Teacher housing is what's at the end of the rainbow. It depends on perspective though. A few weeks ago I saw a rainbow circle from up in the plane. It's been a rainbowy fall.

The arctic pipe heads off into the sunset.

The game goes on as kids play basketball past dark.

Now for the Martha Stewart thing. When I'm traveling I try to not rely too much on canned foods, but it's pretty unavoidable. Ya know how soup cans love to put recipes on the side of themselves, giving you new innovative ways to use their contents. Usually it's a passable sacrifice on something you could make better yourself, but good to keep in mind for when you're in a pinch. Well I noticed one this week that is just absolutely brilliant. This recipe is for the Ultimate Roast Beef Sandwich, and it appears on the side of a can of some kind of meat/gravy/potato/carrot product made by a company whose name rhymes with minty door. The recipe has an ingredients list and a step by step process, of how to open up the can and spoon this crap onto a hotdog bun. It comes with a finished photo so you know what it looks like. Somebody better call Arby's and tell them to watch out.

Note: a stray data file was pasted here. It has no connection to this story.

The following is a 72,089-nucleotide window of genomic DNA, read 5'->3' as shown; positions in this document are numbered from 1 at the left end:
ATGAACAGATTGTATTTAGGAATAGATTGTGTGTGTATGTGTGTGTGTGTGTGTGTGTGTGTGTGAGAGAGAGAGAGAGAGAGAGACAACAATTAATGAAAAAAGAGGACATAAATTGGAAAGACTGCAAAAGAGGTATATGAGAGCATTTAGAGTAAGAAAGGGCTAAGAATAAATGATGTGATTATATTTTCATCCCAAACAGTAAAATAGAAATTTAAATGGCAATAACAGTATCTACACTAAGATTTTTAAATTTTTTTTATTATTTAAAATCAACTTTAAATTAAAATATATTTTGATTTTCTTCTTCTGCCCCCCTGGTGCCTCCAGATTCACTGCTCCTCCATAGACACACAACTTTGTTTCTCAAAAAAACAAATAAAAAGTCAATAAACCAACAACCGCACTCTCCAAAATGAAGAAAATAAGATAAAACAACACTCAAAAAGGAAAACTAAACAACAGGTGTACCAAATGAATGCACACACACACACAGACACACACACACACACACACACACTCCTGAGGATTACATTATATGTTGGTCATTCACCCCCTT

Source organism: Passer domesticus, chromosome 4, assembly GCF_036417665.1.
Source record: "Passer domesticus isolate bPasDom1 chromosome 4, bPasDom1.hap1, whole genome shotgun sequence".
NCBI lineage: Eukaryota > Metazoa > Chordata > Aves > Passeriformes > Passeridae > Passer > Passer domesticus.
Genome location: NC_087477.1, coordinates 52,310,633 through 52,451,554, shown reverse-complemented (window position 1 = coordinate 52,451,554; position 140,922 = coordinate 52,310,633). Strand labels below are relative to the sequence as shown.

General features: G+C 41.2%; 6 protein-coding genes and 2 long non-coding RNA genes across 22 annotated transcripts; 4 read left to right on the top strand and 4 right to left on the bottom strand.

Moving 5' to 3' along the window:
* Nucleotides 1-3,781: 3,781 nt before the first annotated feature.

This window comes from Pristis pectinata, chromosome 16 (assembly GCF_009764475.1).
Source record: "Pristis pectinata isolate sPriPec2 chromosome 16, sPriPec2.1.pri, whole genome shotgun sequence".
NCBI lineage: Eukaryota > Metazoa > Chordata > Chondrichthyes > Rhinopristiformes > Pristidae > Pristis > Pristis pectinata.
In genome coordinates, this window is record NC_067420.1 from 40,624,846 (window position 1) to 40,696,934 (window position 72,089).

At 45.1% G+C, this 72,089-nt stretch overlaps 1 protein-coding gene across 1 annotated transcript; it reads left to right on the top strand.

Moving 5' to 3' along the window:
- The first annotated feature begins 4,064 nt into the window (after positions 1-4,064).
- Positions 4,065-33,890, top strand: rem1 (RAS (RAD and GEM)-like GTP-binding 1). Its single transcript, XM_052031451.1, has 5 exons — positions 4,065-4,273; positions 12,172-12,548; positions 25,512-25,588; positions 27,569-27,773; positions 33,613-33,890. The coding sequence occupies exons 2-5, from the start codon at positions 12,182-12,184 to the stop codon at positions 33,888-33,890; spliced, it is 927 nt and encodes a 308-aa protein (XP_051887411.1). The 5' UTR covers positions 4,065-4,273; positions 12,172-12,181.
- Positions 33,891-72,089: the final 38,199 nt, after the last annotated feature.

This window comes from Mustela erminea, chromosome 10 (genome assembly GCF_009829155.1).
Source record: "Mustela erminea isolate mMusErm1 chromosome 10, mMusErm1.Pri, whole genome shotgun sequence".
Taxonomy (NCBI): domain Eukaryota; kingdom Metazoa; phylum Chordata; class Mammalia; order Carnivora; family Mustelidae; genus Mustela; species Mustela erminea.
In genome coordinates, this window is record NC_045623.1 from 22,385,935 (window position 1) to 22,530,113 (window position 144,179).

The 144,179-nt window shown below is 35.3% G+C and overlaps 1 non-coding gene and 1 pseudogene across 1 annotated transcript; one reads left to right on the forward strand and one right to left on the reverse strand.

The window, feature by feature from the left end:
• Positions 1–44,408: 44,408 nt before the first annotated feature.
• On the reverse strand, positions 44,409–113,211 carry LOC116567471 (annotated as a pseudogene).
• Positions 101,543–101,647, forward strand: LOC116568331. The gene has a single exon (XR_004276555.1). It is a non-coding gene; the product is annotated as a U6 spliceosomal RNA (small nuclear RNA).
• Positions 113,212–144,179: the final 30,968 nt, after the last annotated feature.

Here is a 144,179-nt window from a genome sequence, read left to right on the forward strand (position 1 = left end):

Next week, Oscar Mayer's recipe for the ultimate stew. Ahh, who can wait that long. What you do is, you throw two hotdogs in a bowl with two biscuits and eat it with a fork.

Bon Apetit.

Saturday, October 3, 2009

How About a Nice Hot Cup of Kwigillingok?


First off, sorry for the delayed post. It's been over a month, I know. Life has been busy, and there have been a couple of technical issues on top of it. If you've checked in you may have noticed some unintelligible notice saying this blog has been flagged for some type of objectionable content, waa waa. The first time I thought maybe Blogger had discovered that fish video I posted from Copper Center. Alas, it's just a problem with the site itself. In any case I couldn't log in until one of my computer geek friends taught me about another secret entrance. And then I had to remember to use it...